* Alfredo Astiz, a former captain and navy spy, has been sentenced to life in prison for crimes against humanity committed during the 1976-83 Argentinian military dictatorship. He and 10 other former Argentine military and police officers together faced 86 cases of kidnapping, torture, and murder of leftist dissidents. Astiz was accused of participating in the kidnapping, torture, and murder of two French nuns, a journalist, and three founders of the Mothers of Plaza de Mayo. Fifteen other former military officials were also convicted of crimes against humanity; 12 were sentenced to life in prison without parole, and four received jail sentences ranging from 18 to 25 years. The court has the ability to sentence former officials as the result of a 2005 Argentina Supreme Court ruling that denied amnesty to military figures who committed crimes during the military dictatorship.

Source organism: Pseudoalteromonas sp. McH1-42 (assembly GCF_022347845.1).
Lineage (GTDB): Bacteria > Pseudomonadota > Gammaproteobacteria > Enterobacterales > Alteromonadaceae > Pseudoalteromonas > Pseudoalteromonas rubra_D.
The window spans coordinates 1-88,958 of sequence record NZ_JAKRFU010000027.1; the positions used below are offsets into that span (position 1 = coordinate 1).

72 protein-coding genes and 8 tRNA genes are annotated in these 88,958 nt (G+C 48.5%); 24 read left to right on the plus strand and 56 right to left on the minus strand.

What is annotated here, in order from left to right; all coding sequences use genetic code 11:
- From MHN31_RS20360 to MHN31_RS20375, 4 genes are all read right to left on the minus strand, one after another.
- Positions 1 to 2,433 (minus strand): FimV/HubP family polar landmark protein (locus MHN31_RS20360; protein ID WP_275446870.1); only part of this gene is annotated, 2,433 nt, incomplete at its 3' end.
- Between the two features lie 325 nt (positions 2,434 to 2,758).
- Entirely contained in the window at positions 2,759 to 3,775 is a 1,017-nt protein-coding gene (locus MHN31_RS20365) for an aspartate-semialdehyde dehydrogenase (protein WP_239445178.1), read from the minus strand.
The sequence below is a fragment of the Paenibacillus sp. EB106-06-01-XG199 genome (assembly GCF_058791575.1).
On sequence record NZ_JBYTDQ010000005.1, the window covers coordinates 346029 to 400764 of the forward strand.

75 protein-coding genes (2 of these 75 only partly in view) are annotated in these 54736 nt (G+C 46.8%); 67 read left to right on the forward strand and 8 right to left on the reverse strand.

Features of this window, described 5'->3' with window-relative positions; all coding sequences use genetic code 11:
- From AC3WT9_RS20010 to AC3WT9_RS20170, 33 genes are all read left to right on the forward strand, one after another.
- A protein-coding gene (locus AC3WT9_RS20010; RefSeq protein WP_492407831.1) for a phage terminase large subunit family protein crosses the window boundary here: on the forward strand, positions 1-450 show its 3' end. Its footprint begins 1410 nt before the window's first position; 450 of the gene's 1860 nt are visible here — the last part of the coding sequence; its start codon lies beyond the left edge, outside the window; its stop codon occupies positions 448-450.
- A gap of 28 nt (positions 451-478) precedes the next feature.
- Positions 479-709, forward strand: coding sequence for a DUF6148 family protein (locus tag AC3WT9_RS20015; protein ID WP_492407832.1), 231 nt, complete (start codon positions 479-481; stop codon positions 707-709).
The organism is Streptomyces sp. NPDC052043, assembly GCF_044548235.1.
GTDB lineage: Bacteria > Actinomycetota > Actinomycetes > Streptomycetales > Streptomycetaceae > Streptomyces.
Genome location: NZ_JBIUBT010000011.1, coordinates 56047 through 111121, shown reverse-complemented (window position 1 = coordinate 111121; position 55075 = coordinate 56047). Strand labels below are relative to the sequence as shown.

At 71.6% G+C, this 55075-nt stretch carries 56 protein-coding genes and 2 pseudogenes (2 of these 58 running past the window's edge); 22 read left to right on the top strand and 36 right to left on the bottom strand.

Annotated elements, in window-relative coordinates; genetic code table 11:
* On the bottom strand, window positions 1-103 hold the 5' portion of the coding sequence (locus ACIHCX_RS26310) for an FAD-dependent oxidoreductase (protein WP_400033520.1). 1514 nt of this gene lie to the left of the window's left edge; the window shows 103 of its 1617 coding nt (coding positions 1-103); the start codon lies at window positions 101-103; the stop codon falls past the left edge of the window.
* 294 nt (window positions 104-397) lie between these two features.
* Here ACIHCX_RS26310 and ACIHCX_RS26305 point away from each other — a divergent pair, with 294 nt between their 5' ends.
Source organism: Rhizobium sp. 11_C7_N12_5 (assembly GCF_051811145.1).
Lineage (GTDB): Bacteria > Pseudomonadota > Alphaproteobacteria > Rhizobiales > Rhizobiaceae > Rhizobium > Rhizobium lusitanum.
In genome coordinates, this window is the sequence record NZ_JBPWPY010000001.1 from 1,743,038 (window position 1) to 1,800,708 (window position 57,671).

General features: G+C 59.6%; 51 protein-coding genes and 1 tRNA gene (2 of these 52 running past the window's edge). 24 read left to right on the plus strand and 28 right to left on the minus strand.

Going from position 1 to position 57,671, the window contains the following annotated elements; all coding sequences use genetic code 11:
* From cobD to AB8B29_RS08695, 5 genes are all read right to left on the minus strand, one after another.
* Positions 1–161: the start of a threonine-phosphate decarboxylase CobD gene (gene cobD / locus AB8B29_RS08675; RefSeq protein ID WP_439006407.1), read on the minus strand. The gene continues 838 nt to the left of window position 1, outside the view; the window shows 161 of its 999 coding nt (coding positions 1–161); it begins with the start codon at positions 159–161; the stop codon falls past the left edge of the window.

* Last week, Uruguay followed suit by passing a law that eliminates the effects of the country’s 1986 Amnesty Law, which protected police and military personnel from being prosecuted for human rights violations, and repeals a statute of limitations that would have prevented victims from filing criminal complaints as of today. In addition to this revocation of amnesty, dictatorship-era kidnappings, torture, and killings are now classified as crimes against humanity. About 30 leftists were kidnapped and/or killed during Uruguay’s 1973-85 dictatorship. Also last week, Brazil’s Congress unanimously approved a truth and reconciliation commission to investigate more than 40 years of human rights abuses. The commission will have subpoena power, can demand any document it wants from the government, and put witnesses under oath. But it won’t result in prosecutions, since the country’s 1979 amnesty remains intact. It must look at any rights crimes from 1946 to 1988, when Brazil’s current democracy began.